Become a fan of Slashdot on Facebook


Forgot your password?
Science News

Scientists Isolate and Treat Parasite Causing Decline in Honey Bee Population 182

In a recent report, a team of scientists from Spain claims to have isolated and treated the parasite causing honey bee depopulation syndrome. Their hope is to prevent the continued decline of honey bee populations in Europe and the US. "The loss of honey bees could have an enormous horticultural and economic impact worldwide. Honeybees are important pollinators of crops, fruit and wild flowers and are indispensable for a sustainable and profitable agriculture as well as for the maintenance of the non-agricultural ecosystem. Honeybees are attacked by numerous pathogens including viruses, bacteria, fungi and parasites."
This discussion has been archived. No new comments can be posted.

Scientists Isolate and Treat Parasite Causing Decline in Honey Bee Population

Comments Filter:
  • Re:Hope (Score:5, Informative)

    by tarpitcod ( 822436 ) on Friday April 24, 2009 @06:45PM (#27707763)

    You know bees are useful for fertilizing plants and not just the sticky yellow stuff right?

  • by denzacar ( 181829 ) on Friday April 24, 2009 @06:58PM (#27707883) Journal

    A parasite. Not virus or bacteria.
    Breeding resistant bees is kinda like breeding humans that are resistant to tapeworm.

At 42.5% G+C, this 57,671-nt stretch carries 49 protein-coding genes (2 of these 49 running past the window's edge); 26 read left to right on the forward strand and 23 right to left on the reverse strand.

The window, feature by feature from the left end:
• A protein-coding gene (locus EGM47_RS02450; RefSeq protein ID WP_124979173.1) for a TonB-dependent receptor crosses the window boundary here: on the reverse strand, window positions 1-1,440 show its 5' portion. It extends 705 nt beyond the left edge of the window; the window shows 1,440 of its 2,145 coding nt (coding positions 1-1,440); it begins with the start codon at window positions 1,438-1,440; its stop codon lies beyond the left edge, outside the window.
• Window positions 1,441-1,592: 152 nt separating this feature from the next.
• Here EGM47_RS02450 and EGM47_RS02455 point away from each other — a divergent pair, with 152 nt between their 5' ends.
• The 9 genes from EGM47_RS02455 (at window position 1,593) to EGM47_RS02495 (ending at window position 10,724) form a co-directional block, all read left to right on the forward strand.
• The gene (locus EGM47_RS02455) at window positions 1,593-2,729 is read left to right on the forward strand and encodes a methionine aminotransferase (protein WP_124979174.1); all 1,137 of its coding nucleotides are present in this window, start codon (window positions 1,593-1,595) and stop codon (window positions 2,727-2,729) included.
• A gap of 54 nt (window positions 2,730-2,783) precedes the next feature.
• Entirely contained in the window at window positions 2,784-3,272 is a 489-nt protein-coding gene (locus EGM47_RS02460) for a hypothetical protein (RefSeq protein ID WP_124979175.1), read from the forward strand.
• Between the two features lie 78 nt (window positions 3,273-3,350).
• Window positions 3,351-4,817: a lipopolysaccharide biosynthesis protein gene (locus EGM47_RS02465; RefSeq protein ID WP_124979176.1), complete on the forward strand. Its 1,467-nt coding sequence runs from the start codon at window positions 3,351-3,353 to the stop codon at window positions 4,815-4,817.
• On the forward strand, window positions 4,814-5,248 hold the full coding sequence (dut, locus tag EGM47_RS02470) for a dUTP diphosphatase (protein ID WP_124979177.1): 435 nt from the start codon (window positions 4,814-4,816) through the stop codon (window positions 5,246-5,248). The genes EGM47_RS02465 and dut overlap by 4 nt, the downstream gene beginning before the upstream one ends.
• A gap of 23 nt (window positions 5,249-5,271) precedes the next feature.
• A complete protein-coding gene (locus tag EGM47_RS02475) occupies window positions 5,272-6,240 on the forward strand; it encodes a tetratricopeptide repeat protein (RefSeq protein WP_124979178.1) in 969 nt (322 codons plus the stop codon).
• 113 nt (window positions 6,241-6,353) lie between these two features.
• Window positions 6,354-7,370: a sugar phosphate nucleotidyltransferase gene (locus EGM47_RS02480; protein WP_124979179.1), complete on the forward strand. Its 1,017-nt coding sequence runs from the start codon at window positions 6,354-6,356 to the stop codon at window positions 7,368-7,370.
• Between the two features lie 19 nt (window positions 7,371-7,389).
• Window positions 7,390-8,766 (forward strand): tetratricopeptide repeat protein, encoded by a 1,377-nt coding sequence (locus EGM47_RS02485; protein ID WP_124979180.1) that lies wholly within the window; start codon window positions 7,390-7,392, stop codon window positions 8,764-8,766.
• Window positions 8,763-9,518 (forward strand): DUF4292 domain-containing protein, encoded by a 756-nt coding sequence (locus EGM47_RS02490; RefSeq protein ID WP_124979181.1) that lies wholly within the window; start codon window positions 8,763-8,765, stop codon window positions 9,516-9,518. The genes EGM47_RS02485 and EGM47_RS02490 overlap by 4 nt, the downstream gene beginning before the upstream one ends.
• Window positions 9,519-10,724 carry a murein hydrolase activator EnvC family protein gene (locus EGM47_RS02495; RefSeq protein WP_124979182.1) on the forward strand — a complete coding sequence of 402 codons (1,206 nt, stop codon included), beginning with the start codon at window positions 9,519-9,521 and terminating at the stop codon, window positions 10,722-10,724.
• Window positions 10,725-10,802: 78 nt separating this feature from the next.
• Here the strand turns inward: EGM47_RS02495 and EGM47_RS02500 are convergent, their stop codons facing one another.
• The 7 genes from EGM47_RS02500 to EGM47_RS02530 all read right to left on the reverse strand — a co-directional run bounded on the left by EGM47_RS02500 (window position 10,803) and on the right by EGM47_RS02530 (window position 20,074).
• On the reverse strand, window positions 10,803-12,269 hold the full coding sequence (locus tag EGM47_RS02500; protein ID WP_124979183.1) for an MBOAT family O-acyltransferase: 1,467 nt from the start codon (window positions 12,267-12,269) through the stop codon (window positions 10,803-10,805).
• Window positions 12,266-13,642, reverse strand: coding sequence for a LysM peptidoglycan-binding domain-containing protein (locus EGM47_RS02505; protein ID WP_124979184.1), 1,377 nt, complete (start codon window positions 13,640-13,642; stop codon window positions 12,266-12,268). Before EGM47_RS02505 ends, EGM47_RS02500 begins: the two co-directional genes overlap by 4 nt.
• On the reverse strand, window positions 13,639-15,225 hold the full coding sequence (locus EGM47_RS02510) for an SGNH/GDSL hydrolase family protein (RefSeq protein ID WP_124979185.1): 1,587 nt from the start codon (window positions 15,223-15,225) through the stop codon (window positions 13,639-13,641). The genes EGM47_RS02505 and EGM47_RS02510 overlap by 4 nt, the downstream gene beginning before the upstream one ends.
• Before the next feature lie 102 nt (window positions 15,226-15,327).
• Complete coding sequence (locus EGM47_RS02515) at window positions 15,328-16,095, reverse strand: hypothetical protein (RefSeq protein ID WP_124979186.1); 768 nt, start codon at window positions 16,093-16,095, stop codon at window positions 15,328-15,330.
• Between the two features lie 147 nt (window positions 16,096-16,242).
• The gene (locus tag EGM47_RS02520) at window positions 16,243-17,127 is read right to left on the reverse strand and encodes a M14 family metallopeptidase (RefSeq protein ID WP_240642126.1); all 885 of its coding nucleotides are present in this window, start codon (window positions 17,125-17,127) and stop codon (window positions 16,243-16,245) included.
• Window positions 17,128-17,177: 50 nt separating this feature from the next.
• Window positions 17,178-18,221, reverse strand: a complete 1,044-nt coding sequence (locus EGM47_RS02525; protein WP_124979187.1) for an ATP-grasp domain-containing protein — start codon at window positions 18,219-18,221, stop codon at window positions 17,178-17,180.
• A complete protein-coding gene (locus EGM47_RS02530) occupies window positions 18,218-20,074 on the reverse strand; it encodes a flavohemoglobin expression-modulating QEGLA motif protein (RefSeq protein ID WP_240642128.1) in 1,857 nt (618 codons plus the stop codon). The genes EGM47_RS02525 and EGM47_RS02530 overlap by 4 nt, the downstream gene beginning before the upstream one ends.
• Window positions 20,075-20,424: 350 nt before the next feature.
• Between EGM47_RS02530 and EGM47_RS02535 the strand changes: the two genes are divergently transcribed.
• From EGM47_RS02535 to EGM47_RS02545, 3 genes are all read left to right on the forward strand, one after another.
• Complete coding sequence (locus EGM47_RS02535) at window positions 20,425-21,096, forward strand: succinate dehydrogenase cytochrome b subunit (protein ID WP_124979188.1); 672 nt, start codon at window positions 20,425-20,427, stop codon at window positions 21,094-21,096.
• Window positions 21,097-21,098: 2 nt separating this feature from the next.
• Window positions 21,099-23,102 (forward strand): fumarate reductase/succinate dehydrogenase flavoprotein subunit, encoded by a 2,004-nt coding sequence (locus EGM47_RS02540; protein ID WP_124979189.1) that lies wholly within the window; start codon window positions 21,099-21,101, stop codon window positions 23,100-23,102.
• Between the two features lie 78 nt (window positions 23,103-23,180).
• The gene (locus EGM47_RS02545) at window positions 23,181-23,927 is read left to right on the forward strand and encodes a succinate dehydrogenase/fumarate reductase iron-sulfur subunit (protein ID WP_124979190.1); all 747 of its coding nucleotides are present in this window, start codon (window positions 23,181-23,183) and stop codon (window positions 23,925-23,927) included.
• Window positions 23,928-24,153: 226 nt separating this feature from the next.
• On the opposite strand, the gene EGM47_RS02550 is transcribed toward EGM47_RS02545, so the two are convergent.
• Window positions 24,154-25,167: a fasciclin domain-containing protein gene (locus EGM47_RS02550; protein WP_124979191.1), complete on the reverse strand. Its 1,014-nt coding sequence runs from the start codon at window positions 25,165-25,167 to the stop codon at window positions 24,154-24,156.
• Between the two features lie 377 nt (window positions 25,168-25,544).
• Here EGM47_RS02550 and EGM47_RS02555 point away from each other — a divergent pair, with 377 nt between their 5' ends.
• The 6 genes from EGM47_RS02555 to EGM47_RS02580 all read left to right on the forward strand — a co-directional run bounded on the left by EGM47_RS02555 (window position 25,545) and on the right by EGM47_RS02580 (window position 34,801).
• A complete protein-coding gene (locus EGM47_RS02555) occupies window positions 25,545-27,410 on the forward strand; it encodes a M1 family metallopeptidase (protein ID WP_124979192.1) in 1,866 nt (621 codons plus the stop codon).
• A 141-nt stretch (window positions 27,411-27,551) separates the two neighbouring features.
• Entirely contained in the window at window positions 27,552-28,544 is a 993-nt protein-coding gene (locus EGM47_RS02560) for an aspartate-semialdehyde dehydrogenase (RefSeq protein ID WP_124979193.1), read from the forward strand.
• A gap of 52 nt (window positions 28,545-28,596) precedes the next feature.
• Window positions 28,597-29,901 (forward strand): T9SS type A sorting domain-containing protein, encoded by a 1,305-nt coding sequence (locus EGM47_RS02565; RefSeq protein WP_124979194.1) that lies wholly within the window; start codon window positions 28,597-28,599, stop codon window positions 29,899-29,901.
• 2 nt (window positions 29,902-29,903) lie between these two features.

You kill or surgically remove parasites - you don't develop antibodies to fight them.

  • Opposing study (Score:5, Informative)

    by DinDaddy ( 1168147 ) on Friday April 24, 2009 @06:59PM (#27707885)

    This story is in direct disagreement with a recent article in SciAm, where they find colony collapse is MORE like caused by IAPV, and NOT the nosema parasite. []

    And since the scientists in the SciAm article looked at a lot more than two apiaries, I am gonna have to give them a lot more credence.

  • by Sensible Clod ( 771142 ) <> on Friday April 24, 2009 @07:07PM (#27707963) Homepage
    Of course the article doesn't say. Bad for business. But if you read between the lines:

    ...scientists from Spain analysed two apiaries and found evidence of honey bee colony depopulation syndrome (also known as colony collapse disorder in the USA). They found no evidence of any other cause of the disease (such as the Varroa destructor, IAPV or pesticides), other than infection with Nosema ceranae. The researchers then treated the infected surviving under-populated colonies with the antibiotic drug, flumagillin and demonstrated complete recovery of all infected colonies.

    In other words, they didn't think Nosema ceranae was the cause at first. After they ran out of "top ten" suspects, they started going after the more "ordinary" organisms inside the bees one by one.

  • Quite so... (Score:5, Informative)

    by denzacar ( 181829 ) on Friday April 24, 2009 @07:07PM (#27707967) Journal

    Nosema seems to be just a part of the equation - not the solution to it. []

    A study reported in September 2007 found that 100% of afflicted and 80% of non-afflicted colonies contained Nosema ceranae.

    Link to the September 2007 SciAm article about the study: []

  • Re:Opposing study (Score:5, Informative)

    by alanrw ( 1125955 ) on Friday April 24, 2009 @07:16PM (#27708035)
    For anyone interested in CCD, I strongly recommend the book "Fruitless Fall" by Rowan Jacobsen. In it, he suggests, just like the SciAm article does, that CCD is likely a combination of multiple factors, including IAPV, nosema, pesticides, industrial farming, and other contributors. While this study is a good start, I won't hold my breath that CCD is over until we have much more evidence.